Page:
“a special type of cyclical contemporary event, naturally global, naturally mediated through new technologies, which produce their own emotional climate and emotional dynamics, and have at its core certain spectacular collective ritual performances.”

I reflected on other instances of collective individual performances which led me to large scale sporting events e.g. The Vasaloppet and the London Marathon.


There seemed to me to be many similarities between the virtual choir and these face to face events. They are first and foremost about individual performance but the event seems also to engender a sense of connection with other like minded participants through a collective experience of participation – perhaps another instance of imagined community? There is also an element of competition associated with the virtual choir participant performances as they are hoping to be selected for a place in the choir event.

This week my lifestream has been largely focussed around exploring the virtual choir. I mostly rely on Diigo bookmarking but have been trying to use Tumblr more as it looks quite useful for capturing quotes.

Posted by Geraldine May Jones on November 3rd, 2011 at 8:00 pm | Comments & Trackbacks (2)




2 Responses to “LifeStream Reflections Week 6 – It is a community, is it networked learning, is it a GME?”

  1.   Jenny Mackness Says:

    > have been thinking about the extent to which the Virtual Choir constitutes a community.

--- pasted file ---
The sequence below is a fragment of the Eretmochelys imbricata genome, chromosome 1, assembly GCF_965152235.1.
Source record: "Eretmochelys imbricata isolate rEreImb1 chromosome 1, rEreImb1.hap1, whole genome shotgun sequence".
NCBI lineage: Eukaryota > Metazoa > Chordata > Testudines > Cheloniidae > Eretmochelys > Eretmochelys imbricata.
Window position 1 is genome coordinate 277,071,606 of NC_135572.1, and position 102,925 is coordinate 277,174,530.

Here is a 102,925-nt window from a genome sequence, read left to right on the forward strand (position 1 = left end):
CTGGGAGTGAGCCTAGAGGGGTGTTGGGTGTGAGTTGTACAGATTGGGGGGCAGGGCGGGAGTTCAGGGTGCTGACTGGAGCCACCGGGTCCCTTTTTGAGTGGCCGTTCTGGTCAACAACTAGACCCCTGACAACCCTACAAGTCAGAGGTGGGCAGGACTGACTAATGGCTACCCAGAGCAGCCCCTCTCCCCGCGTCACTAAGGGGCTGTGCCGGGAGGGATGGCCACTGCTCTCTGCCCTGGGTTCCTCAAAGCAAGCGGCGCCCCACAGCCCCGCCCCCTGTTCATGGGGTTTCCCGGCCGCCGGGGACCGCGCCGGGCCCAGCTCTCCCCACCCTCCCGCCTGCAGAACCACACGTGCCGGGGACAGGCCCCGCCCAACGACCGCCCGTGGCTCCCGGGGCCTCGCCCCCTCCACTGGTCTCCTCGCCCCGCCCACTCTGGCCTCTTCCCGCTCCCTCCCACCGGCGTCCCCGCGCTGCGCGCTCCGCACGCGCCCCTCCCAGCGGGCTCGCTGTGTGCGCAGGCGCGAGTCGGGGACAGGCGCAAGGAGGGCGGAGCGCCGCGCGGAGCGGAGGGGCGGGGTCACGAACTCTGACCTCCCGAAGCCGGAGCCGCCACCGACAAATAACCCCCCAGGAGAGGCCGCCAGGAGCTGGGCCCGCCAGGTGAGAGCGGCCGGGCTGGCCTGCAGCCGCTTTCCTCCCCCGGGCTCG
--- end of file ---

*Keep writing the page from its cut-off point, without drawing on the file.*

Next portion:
Hi Geraldine – I’m wondering whether you are making the distinction here between community and community of practice. If the latter then in Wenger’s terms, the Virtual Choir definitely had a shared domain and shared practice and in that sense had the makings of a community of practice. We would then need to consider whether there was mutual engagement (I’m not sure about this, given that they all made their contributions without collaboration), joint enterprise (yes I think so) and shared repertoire (I’m not sure that they were together long enough for this – did they share a history?).

    It’s interesting to consider the Virtual Choir through a communities of practice lens.

    If they all disbanded after the event, then I don’t think they have a community of practice.

    Thanks for your thought provoking post.

  2.   Geraldine May Jones Says:

    Hi Jenny,

    Welcome to my blog – this is such a nice surprise! I wasn’t really expecting anyone to be reading this! Thank you for your interesting comments regarding the VC as a community of practice. I think the CoP idea is really helpful in trying to tease out what is going on here. As far as history goes I expect every CoP has to start somewhere and infact some of the participants have been engaged in all three VC productions. Is the birth of a CoP? I agree with joint enterprise and shared repertoire – well bending the definition a little they were singing the same repertoire ;) Seriously though as choristers and singers they have a shared vocabulary and ways of approaching their practice.

    Is the VC a varient of the larger ‘choristers and singers’ CoP where pratcices have morphed to adapt to the virtual environment?

    Thanks again – Geraldine